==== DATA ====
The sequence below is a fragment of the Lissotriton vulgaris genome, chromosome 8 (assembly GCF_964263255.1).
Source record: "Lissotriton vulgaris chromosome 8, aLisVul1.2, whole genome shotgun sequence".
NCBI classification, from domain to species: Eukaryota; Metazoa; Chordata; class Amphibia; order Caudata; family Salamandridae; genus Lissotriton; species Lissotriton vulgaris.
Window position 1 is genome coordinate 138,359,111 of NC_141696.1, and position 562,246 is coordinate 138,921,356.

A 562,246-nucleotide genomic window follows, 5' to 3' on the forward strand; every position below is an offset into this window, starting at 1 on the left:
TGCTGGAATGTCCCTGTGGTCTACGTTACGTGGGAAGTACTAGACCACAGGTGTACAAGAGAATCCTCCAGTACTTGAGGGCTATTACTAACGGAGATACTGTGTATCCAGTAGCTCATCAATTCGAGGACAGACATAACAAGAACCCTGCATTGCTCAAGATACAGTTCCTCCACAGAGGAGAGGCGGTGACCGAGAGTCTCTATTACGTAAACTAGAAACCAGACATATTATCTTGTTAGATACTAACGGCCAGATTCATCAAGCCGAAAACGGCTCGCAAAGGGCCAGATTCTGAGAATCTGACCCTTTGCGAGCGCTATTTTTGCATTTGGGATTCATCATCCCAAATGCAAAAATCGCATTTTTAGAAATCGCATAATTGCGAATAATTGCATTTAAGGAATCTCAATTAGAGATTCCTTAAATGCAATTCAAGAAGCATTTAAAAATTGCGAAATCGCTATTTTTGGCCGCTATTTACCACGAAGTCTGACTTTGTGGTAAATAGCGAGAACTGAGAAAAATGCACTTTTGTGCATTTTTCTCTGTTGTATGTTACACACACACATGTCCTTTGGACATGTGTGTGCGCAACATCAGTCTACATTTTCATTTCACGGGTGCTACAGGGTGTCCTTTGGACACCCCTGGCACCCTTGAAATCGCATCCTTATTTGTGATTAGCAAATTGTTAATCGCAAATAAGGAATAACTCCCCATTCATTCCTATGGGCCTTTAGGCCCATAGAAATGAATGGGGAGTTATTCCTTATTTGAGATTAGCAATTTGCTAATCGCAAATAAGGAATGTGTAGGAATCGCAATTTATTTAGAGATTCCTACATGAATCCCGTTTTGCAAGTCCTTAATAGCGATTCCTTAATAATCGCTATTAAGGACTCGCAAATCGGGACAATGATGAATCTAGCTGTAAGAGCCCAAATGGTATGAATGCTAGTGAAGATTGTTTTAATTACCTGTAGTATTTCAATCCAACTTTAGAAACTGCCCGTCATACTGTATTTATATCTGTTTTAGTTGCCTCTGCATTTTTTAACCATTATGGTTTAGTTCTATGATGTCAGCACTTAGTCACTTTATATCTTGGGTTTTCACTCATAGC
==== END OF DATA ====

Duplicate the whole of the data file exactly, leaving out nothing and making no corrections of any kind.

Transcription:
The sequence below is a fragment of the Lissotriton vulgaris genome, chromosome 8 (assembly GCF_964263255.1).
Source record: "Lissotriton vulgaris chromosome 8, aLisVul1.2, whole genome shotgun sequence".
NCBI classification, from domain to species: Eukaryota; Metazoa; Chordata; class Amphibia; order Caudata; family Salamandridae; genus Lissotriton; species Lissotriton vulgaris.
Window position 1 is genome coordinate 138,359,111 of NC_141696.1, and position 562,246 is coordinate 138,921,356.

A 562,246-nucleotide genomic window follows, 5' to 3' on the forward strand; every position below is an offset into this window, starting at 1 on the left:
TGCTGGAATGTCCCTGTGGTCTACGTTACGTGGGAAGTACTAGACCACAGGTGTACAAGAGAATCCTCCAGTACTTGAGGGCTATTACTAACGGAGATACTGTGTATCCAGTAGCTCATCAATTCGAGGACAGACATAACAAGAACCCTGCATTGCTCAAGATACAGTTCCTCCACAGAGGAGAGGCGGTGACCGAGAGTCTCTATTACGTAAACTAGAAACCAGACATATTATCTTGTTAGATACTAACGGCCAGATTCATCAAGCCGAAAACGGCTCGCAAAGGGCCAGATTCTGAGAATCTGACCCTTTGCGAGCGCTATTTTTGCATTTGGGATTCATCATCCCAAATGCAAAAATCGCATTTTTAGAAATCGCATAATTGCGAATAATTGCATTTAAGGAATCTCAATTAGAGATTCCTTAAATGCAATTCAAGAAGCATTTAAAAATTGCGAAATCGCTATTTTTGGCCGCTATTTACCACGAAGTCTGACTTTGTGGTAAATAGCGAGAACTGAGAAAAATGCACTTTTGTGCATTTTTCTCTGTTGTATGTTACACACACACATGTCCTTTGGACATGTGTGTGCGCAACATCAGTCTACATTTTCATTTCACGGGTGCTACAGGGTGTCCTTTGGACACCCCTGGCACCCTTGAAATCGCATCCTTATTTGTGATTAGCAAATTGTTAATCGCAAATAAGGAATAACTCCCCATTCATTCCTATGGGCCTTTAGGCCCATAGAAATGAATGGGGAGTTATTCCTTATTTGAGATTAGCAATTTGCTAATCGCAAATAAGGAATGTGTAGGAATCGCAATTTATTTAGAGATTCCTACATGAATCCCGTTTTGCAAGTCCTTAATAGCGATTCCTTAATAATCGCTATTAAGGACTCGCAAATCGGGACAATGATGAATCTAGCTGTAAGAGCCCAAATGGTATGAATGCTAGTGAAGATTGTTTTAATTACCTGTAGTATTTCAATCCAACTTTAGAAACTGCCCGTCATACTGTATTTATATCTGTTTTAGTTGCCTCTGCATTTTTTAACCATTATGGTTTAGTTCTATGATGTCAGCACTTAGTCACTTTATATCTTGGGTTTTCACTCATAGC